Research Group Plant Architecture
Head: Dr. Thorsten Schnurbusch
Developmental and Molecular Genetics of Cereal Spikes
The research program is primarily centering on spike and spikelet development in wheat and barley.
Inflorescence Architecture of Cereal Spikes
Our understanding of the molecular genetics of spike or spikelet development is very limited in small grain cereals. Functional knowledge of genes, which regulate key developmental traits such as inflorescence branching, spikelet initiation or abortion, rachis internode length, or total number of rachis internodes is almost completely lacking in most of our cereal crops. We are utilizing natural spike variants from wheat and induced spike mutants from barley to clarify the genetic make-up of genes underlying developmental phenotypes for reduced and increased grain number per spike.
Spikelet and Floret Development
Among the Triticeae, barley (Hordeum vulgare L.) shows a distinct spikelet formation with three single-flowered spikelets per rachis node. Based upon the size and fertility of the two lateral spikelets barley can be classified into five row-types (Mansfeld 1950): (1) convar. deficiens, (2) convar. distichon, (3) convar. intermedium, (4) convar. labile, and (5) convar. hexastichon. Three mutant barley loci—vrs2, vrs3, and vrs4—individually determine the conversion from two- (distichon) to six-rowed (hexastichon) barleys but, however, were exclusively found after mutagenesis. The molecular isolation of genes being involved in lateral spikelet fertility may provide an important contribution to further insights into the developmental genetic processes underlying floret formation in barley and other grasses.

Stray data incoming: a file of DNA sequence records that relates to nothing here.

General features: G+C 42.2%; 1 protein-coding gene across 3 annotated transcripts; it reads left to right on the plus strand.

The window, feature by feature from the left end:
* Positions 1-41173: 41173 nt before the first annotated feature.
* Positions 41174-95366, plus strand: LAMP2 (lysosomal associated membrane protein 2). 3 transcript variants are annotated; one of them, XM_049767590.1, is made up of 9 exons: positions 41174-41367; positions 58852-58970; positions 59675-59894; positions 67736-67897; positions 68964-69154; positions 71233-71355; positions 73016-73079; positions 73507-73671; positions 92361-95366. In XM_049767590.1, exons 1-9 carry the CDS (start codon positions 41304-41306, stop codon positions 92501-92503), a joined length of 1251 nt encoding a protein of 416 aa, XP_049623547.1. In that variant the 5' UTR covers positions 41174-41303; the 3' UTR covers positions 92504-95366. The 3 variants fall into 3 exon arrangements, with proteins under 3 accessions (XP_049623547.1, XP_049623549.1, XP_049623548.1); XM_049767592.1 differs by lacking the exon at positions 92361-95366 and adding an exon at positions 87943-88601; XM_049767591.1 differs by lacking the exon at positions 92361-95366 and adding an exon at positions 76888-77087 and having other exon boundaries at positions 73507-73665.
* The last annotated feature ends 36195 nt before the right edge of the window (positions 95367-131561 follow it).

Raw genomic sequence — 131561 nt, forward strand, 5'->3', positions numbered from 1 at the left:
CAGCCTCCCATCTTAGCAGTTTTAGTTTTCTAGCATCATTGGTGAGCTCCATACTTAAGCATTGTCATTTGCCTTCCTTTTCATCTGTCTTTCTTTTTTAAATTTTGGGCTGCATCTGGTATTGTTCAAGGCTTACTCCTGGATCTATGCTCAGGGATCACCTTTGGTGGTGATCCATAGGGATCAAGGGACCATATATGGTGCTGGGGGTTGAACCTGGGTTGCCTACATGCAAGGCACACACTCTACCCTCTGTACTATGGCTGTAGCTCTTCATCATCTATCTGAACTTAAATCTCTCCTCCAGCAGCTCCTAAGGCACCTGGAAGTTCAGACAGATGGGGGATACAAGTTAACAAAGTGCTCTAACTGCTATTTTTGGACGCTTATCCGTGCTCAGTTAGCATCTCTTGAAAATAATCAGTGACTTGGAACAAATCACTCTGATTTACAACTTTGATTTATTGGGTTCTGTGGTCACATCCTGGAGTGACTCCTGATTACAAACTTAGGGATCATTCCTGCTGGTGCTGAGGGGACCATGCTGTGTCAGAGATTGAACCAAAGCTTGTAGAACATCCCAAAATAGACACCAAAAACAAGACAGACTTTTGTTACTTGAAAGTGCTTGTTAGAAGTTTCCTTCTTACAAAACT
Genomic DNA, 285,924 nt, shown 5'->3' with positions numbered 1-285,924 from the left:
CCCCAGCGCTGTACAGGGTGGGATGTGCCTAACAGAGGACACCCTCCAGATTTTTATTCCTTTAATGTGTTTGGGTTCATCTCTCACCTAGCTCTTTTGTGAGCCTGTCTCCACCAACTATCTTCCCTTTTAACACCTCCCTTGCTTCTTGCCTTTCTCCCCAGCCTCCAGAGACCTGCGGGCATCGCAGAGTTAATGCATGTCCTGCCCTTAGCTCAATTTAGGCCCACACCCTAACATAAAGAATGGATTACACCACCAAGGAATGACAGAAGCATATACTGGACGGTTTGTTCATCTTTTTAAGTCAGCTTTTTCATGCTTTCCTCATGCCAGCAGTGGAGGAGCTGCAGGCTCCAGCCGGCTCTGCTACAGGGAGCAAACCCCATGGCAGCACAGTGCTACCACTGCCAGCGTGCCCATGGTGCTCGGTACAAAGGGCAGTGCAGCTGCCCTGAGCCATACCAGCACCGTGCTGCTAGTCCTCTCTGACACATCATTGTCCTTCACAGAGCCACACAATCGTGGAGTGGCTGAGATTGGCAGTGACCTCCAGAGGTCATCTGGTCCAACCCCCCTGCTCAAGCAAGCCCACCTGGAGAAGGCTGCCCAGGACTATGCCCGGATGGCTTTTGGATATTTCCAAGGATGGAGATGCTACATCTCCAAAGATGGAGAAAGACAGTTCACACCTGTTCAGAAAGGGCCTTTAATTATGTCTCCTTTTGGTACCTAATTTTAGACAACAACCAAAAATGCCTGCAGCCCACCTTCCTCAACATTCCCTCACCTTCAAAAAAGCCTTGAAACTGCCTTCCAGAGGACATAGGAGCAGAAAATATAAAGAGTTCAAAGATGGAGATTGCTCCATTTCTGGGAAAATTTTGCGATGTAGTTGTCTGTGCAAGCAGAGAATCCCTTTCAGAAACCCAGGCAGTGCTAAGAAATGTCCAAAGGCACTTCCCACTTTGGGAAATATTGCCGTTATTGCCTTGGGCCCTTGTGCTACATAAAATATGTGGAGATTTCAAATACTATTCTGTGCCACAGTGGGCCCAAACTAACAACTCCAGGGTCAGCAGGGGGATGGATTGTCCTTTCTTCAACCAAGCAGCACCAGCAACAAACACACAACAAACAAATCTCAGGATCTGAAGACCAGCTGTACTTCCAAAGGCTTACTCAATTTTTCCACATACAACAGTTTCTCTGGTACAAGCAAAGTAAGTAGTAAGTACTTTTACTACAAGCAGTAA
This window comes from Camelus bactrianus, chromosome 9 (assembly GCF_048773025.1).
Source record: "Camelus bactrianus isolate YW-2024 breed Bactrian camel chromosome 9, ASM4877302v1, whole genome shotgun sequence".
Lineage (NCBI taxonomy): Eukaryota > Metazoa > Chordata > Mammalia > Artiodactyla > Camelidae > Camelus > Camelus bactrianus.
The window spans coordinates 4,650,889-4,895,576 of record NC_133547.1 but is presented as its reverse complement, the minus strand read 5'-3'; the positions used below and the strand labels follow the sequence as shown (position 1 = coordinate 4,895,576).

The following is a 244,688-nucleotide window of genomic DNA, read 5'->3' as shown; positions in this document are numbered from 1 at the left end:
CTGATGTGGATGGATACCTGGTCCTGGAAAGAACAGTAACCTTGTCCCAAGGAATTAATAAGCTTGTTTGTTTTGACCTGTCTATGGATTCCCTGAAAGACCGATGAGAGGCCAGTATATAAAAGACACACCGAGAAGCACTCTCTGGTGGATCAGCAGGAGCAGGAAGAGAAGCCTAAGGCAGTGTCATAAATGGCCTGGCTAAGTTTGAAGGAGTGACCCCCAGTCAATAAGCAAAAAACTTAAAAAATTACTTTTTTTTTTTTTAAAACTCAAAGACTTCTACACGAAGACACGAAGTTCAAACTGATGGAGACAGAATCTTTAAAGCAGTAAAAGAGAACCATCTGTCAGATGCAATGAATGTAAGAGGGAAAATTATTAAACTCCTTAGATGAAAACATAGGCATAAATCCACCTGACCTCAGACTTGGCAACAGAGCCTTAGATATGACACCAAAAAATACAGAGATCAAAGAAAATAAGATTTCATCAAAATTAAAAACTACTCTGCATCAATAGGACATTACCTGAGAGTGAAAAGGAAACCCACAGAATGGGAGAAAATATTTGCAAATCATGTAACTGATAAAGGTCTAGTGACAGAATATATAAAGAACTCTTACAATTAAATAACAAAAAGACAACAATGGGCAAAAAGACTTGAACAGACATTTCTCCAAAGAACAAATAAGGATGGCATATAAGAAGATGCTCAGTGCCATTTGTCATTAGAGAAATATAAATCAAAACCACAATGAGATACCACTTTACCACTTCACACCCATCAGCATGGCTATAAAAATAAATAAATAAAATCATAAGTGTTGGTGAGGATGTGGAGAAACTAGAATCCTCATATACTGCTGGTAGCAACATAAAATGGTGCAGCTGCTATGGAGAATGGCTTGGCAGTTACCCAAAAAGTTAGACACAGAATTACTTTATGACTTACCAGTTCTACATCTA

Pre-Flowering Development in Cereals
We are interested in the molecular-genetic elucidation of early spike development in small grain cereals. To this end, we are investigating the pre-flowering development of barley and wheat which usually can be divided into three major phases: the leaf initiation (LI) phase, the spikelet initiation (SI) phase, and the spike growth (SG) phase. The duration of each phase can vary depending on environmental conditions (temperature and photoperiod) and contributes independently towards final time to flowering and subsequently yield.
Barley plant life cycle
SREENIVASULU, N. and TH. SCHNURBUSCH (2012) A genetic playground for enhancing grain number in cereals. Trends Plant Science 17: 91-101